During their graduate career at Northern Michigan University, many students will conduct research as a part of their thesis or capstone work. Students conducting experiments involving human subjects must complete a Human Subjects Institutional Review Board (IRB) application prior to beginning the research. The student cannot proceed with that research project until they have received approval from the IRB. Similarly, graduate students who conduct research involving vertebrate animals must submit an application to the Northern Michigan University Institutional Animal Care and Use Committee (IACUC) prior to the conduct of their research, and must receive approval of the proposed project before beginning their research. Students should work with their faculty advisor to complete all research compliance requirements. Note that ALL graduate students who have utilized human or animal subjects in their thesis research project must submit a copy of the IRB or IACUC approval form with their thesis, or the thesis will not be approved by the Dean of Graduate Studies and Research.

 
Check out the Winter Trainings available through the Office of Graduate Education and Research! We will cover topics like: thesis formatting and submission, research compliance, grant funding, and how to present research. Thesis and research trainings will have both daytime and evening presentations in order to best meet the needs of our graduate student body. Trainings are usually 1 hour long and light refreshments are provided. RSVP here, or check out the Trainings and Workshops page for more information. 
Follow this link to Career Services' list of skillbuilders, where students ca learn about honing resumes and cover letters, preparing for interviews, and more. Workshops hosted by Career Services are open to all NMU students, and last approximately one hour.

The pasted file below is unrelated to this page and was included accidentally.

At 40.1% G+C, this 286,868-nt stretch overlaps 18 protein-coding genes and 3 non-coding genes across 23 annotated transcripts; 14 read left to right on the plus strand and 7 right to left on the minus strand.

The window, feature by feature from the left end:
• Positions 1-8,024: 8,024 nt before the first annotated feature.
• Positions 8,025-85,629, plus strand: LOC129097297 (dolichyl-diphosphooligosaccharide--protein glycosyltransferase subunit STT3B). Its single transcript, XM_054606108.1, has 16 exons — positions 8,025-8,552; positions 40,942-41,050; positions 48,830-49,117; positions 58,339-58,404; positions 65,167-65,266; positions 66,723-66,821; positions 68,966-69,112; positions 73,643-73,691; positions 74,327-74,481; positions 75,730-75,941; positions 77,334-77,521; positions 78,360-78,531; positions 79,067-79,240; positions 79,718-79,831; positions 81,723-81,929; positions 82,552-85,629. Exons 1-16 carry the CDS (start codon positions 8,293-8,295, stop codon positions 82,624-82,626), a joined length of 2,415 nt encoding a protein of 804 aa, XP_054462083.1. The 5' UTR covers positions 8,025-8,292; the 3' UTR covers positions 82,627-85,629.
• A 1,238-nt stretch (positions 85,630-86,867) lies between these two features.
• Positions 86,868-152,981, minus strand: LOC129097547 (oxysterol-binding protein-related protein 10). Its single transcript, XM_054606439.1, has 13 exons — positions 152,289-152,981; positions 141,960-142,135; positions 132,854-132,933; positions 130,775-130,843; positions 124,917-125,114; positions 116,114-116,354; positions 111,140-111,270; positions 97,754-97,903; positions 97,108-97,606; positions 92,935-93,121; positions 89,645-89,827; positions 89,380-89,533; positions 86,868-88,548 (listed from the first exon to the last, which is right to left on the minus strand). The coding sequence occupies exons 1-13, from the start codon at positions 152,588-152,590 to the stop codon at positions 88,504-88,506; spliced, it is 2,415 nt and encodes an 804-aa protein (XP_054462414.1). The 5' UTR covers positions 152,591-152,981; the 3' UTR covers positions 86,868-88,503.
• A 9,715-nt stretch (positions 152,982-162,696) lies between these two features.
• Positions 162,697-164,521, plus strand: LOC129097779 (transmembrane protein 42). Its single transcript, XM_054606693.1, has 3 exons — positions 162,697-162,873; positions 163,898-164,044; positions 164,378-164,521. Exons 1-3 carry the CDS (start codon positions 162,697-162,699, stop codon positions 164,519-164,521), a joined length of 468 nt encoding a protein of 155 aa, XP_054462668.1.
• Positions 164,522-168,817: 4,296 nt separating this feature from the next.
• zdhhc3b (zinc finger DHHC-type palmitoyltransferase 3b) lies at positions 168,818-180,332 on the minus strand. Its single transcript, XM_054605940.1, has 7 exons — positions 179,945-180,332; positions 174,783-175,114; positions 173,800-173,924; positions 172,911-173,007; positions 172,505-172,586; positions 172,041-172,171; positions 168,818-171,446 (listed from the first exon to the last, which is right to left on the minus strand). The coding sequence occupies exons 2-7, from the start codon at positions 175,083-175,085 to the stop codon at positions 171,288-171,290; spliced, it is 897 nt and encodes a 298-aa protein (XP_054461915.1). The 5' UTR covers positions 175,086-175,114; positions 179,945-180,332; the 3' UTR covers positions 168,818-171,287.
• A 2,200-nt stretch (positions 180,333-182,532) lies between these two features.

Student Scholarship Opportunity

    The Helen and William Milliken Scholar Program is a competitive $6,000 internship that will inspire the Great Lake State’s next generation of environmental leaders.

     

    The Helen and William Milliken Scholar Program will provide an unsurpassed practical experience to Michigan college students who aspire to honor the Milliken legacy with a successful career in environmental law, policy and/or advocacy.  Over time, we expect to see Milliken Scholars in top decision-making positions, leading Michigan to a healthy, sustainable and prosperous future.

     

    The Basics.  Each year a Michigan college student will be selected through a competitive process.  The winner will receive a $6,000 prize and complete 400 hours of service learning with MEC. Winners may complete their 400 hours of service learning during any 16-32 week span in the 12-month period following their selection.

     

    The service learning experience will focus on a “big idea”—an innovative policy concept or cutting edge advocacy tool—that will help restore Michigan to its once-proud place as a global leader in natural resource conservation and environmental protection.  Revolving around that “big idea,” the internship will involve:

     

    ·In-depth research and production of a written report that’s ready to be shared with the world;

    ·Intensive practice in policymaking processes and various forms of advocacy, including media communications, organizing and lobbying; and

    ·Opportunities to build relationships, receive mentoring from leaders of Michigan’s environmental community past, and present.  

     

    The winner will be recognized along with the recipients of The William and Helen Milliken Distinguished Service Award and The Petoskey Prize for Environmental Leadership at the MEC Environmental Awards Celebration, which is held annually in spring or early summer.

    For more information, reference this form

     

     

    Sigma Xi Annual Meeting and Student Research Conference

    Hacking the Brain: The Intersection of Art and Neuroscience
    November 5–8, 2020
    Alexandria, Virginia

    This conference will highlight emerging trends and challenges across a broad spectrum of topics, including multidisciplinary science/art collaborations, behavioral sciences, creative arts therapies, neuroscience of aesthetic experience, data visualization, communicating science through arts, brain’s response to music, and innovative strategies for integrating arts in STEM education and research.

    For more details and submission guidelines please follow this link.

     

     

    Below are links that provide information on ways to stay connected with NMU, available services and other links you might find helpful about the Marquette and campus communities. 

    If you were unable to find information you were looking for, please contact us and we’ll do our best to assist you. We can be reached at 906-227-2300 or graduate@nmu.edu.


    students